Like a giant storm passing over the countryside, blowing down trees and destroying houses, the metal-on-metal hip bearing situation has had a damaging effect, toppling many clinicians’ decisions to use that bearing coupling and possibly marring the landscape of total hip replacement (THR) forever.
In a recent article in Lancet, British experts recommended orthopaedists stop using large-head (LH) metal-on-metal (MoM) hip prostheses because National Joint Registry of England and Wales data showed they have higher revision rates than ones with ceramic or polyethylene bearings. The authors also suggest these higher early failure rates may extend beyond the recalled ASR (DePuy Orthopaedics) resurfacing prosthesis to all LH MoM bearings.
While not the final solution, a moratorium on MoM bearings makes sense in many respects, particularly from the patient’s perspective. So until all the issues are clarified, we should support a global time-out for LH MoM THR.
The U.K. Medicines and Healthcare Products Regulatory Agency recently issued new guidelines stating patients with MoM hip replacements with head diameters of 36 mm or more should be monitored annually for the life of the THR. To manage patients with MoM hip bearings, international guidelines are needed regarding frequency of performing examinations, blood ion level tests, and ultrasound and MRI scans in symptomatic patients, and when revision is advised.
We must educate patients and the media on the effectiveness of LH MoM bearings in properly selected patients, that very few patients with those bearings will ever require a reoperation for any of the publicized problems, and the same negative effects are not reported with other types of THR bearings. Just as critical is communicating to all patients that no THR lasts forever and each device has its own risk of revision.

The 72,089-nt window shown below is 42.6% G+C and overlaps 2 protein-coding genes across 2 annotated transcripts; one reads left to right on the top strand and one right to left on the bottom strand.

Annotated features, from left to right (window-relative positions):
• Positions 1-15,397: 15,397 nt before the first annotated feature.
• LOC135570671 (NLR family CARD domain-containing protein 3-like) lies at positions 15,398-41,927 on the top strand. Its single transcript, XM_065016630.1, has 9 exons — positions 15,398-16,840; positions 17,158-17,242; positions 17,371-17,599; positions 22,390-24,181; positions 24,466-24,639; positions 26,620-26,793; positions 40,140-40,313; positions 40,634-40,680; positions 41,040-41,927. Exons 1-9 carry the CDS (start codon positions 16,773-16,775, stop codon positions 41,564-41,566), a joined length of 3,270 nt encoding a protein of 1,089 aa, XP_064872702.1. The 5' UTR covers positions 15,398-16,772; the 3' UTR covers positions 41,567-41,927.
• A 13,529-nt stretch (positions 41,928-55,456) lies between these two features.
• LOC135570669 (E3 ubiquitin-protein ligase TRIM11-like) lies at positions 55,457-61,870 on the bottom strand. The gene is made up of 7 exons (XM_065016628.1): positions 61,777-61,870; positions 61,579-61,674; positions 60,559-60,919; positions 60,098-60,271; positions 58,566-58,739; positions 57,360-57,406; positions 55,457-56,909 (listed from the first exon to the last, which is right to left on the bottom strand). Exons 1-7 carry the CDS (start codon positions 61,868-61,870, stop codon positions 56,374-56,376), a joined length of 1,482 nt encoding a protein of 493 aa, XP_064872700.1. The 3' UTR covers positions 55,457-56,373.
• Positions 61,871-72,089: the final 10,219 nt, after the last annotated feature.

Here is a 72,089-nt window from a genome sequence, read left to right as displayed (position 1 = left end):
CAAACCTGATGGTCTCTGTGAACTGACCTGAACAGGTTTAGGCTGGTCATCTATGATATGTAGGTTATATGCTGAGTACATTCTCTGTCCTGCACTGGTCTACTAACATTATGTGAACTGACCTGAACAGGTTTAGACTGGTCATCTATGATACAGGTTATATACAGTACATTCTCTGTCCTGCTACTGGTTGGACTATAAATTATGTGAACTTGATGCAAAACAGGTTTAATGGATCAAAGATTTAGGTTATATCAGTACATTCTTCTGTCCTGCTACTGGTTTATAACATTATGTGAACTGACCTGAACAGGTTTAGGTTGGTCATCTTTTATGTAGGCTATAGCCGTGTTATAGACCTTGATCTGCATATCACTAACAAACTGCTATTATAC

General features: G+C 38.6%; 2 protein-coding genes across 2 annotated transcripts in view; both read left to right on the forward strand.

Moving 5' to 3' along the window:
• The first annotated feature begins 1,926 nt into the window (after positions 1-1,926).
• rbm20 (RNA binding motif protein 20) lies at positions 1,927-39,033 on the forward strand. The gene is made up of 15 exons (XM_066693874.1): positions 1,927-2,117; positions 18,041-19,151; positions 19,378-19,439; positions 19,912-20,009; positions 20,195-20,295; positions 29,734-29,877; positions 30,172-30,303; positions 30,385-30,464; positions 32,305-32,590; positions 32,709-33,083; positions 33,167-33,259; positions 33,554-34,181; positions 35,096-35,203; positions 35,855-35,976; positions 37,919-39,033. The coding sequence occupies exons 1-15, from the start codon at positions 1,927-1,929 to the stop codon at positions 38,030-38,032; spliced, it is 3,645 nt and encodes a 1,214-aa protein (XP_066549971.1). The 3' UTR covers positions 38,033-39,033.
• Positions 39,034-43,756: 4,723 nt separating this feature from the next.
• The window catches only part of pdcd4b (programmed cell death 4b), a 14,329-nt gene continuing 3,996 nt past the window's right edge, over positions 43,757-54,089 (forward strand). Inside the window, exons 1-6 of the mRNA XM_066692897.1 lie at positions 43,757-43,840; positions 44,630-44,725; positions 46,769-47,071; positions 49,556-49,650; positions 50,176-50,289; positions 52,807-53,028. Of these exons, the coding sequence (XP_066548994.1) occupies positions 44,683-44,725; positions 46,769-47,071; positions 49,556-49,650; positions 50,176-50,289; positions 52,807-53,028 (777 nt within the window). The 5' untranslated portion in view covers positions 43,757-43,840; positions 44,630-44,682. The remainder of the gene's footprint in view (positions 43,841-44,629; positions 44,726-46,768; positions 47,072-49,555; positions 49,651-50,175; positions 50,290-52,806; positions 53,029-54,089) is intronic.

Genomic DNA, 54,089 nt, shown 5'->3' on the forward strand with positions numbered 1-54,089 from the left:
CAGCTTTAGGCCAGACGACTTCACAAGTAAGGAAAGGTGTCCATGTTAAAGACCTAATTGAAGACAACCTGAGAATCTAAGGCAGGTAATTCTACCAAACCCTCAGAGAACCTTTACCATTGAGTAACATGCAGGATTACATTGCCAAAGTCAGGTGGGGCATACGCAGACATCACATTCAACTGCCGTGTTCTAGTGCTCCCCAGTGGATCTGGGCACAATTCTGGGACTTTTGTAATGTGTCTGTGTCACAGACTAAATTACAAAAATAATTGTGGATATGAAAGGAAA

I suggest international health authorities partner with the European Federation of National Associations of Orthopaedics and Traumatology, the American Academy of Orthopaedic Surgeons and other groups to develop device regulations mandating that certain steps and clinical trials be completed before wide scale adoption of THR implants.
Therefore, I recommend THR implants be classified as follows:
- Proven implants, ones with high 10-year survival rates in recognized national registers, may be widely released, marketed and used by trained joint replacement surgeons;
- Promising implants,, those with good register results not yet at the proven implant level, may have limited, but closely observed clinical use; and
- Experimental implants, which are all other THR devices, must be used on an extremely limited basis under strict observation by the authorities that originally approved them for study and use.
In time, such stratification of THR prostheses should limit the size of any “storm” arising from implant-related problems.
What implant would you choose if you needed THR today? I know what I would do — find a highly experienced surgeon who can verify that the prosthesis he or she recommends for me is a “proven implant.”
- Smith AJ, Dieppe P, Vernon K, et al. Failure rates of stemmed metal-on-metal hip replacements: Analysis of data from the National Joint Registry of England and Wales. Lancet. 2012 Mar 12. [Epub ahead of print].